A Robust and Unique Clinical Program

Yale Law School has one of the most robust clinical programs in the country. Unlike most other schools, students can begin taking clinics—and appearing in court—during the spring of their first year. Clinic students represent real clients with real legal problems (not in simulations or role-playing exercises), and are supervised by senior faculty members, with whom they often develop close and lasting mentoring relationships.

About 90% of our students take advantage of this unique opportunity to combine theory with practice, and many students take more than one clinic. With nearly 30 clinics, there are almost always places available.

Opportunities abound in the Jerome N. Frank Legal Services Organization—a single law firm that currently houses eight clinics, including the Samuel Jacobs Criminal Justice Clinic and the Ludwig Center for Community and Economic Development.  In addition to the complete list of clinics and projects here, a number of other centers and programs also offer experiential learning opportunities. Simulation courses are also offered in such areas as Appellate Advocacy, Corporate Crisis Management, and Negotiating and Drafting M&A Agreements.

Ways to Engage

Our Clinics

Yale Law School offers more than 30 clinics that provide students with hands on, practical experience in the law on a diverse range of subject matters.


Yale Law School offers a suite of innovative simulation courses based on real-world case studies.

Centers and Workshops

Yale Law School enhances the intellectual life of its academic community by sponsoring a variety of centers, programs, and workshops, inspired by the interests of its faculty and students.

Wednesday, July 22, 2020


Friday, February 7, 2020


Friday, February 7, 2020


Friday, February 7, 2020


Friday, February 7, 2020


Friday, February 7, 2020


Wednesday, September 2, 2020

In The Press

Case over 1966 US bomb accident in Spain goes before court

Associated Press

Lily Halpern ’21 is quoted in an Associated Press story about the developments in a class action suit challenging Veterans Affairs’ refusal to provide disability compensation to veterans exposed to ionizing radiation. The plaintiffs are represented by the Veterans Legal Services Clinic.

Saturday, August 29, 2020

In The Press

C.I.A. Uncensors Memoir of F.B.I. Agent Who Protested Torture of Terrorists

The New York Times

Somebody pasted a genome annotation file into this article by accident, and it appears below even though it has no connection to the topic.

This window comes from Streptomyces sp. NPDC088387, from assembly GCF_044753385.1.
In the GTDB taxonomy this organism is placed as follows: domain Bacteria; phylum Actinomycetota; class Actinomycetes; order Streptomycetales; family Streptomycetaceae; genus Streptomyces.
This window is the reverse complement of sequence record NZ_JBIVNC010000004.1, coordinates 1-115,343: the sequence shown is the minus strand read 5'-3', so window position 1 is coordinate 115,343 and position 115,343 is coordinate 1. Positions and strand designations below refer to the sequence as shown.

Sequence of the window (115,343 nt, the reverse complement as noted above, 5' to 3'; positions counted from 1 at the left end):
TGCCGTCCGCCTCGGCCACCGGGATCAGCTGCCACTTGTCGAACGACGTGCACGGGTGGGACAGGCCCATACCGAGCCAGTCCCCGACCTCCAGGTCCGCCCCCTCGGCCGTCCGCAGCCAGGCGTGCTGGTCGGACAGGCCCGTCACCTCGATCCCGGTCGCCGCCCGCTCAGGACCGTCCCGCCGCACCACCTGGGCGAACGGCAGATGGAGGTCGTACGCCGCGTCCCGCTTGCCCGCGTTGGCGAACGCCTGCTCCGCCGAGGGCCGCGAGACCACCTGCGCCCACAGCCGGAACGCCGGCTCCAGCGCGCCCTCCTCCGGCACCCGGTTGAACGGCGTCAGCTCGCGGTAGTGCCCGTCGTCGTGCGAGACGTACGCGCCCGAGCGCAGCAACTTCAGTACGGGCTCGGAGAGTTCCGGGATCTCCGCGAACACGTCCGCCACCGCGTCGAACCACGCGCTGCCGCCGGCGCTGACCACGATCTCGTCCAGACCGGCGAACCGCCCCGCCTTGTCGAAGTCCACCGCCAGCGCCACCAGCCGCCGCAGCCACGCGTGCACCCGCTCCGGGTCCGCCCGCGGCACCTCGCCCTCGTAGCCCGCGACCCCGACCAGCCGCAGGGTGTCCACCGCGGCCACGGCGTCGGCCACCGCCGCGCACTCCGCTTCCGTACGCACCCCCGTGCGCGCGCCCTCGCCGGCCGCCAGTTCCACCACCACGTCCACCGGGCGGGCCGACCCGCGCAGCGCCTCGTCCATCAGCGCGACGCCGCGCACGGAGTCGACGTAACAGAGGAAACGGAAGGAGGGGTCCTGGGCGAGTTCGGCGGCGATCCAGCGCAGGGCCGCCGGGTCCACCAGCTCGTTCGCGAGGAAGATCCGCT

The New York Times covers the story of a former FBI agent whose book was redacted after the CIA took issue with his eyewitness account of its interrogation of Guantanamo detainee Abu Zubaydah. The Media Freedom and Information Access Clinic assisted a filmmaker and a journalist in their efforts to gain access to the redacted information.

Friday, August 28, 2020

In The Press

Young immigrants challenge Trump administration decision to scale back DACA program

CBS News

The Worker and Immigrant Rights Advocacy Clinic is mentioned in a CBS News report on a complaint filed in federal court that challenges the Trump administration’s efforts to scale back the Deferred Action for Childhood Arrivals program.

Tuesday, July 28, 2020

In The Press

Danbury prison, inmates reach settlement in coronavirus suit

Danbury News-Times

Clinical Associate Professor of Law Marisol Orihuela ’08 is quoted in the Danbury News-Times about a settlement reached in a lawsuit between inmates and the Federal Correctional Institution (FCI) Danbury.

Tuesday, May 26, 2020

In The Press

CT veteran sues for freedom, alleges prison system failed to provide adequate coronavirus protection

New Haven Register

Bardia Vaseghi ’22 is quoted, and the Veterans Legal Services Clinic mentioned, in a New Haven Register article about a veteran who is suing to be released from a Connecticut prison, alleging that it has failed to adequately protect him from the coronavirus.

Tuesday, May 12, 2020

In The Press

Judge Rules in Favor of Federal Inmates in Coronavirus Suit, Orders Speedier Releases


Reason reports that a federal judge has ordered a Connecticut prison to expedite its process for releasing inmates at serious risk for COVID-19. The prisoners were represented in part by The Criminal Justice Advocacy Clinic.

Student Profile Videos


Olevia Boykin

A student perspective on clinics and criminal justice law at Yale Law School.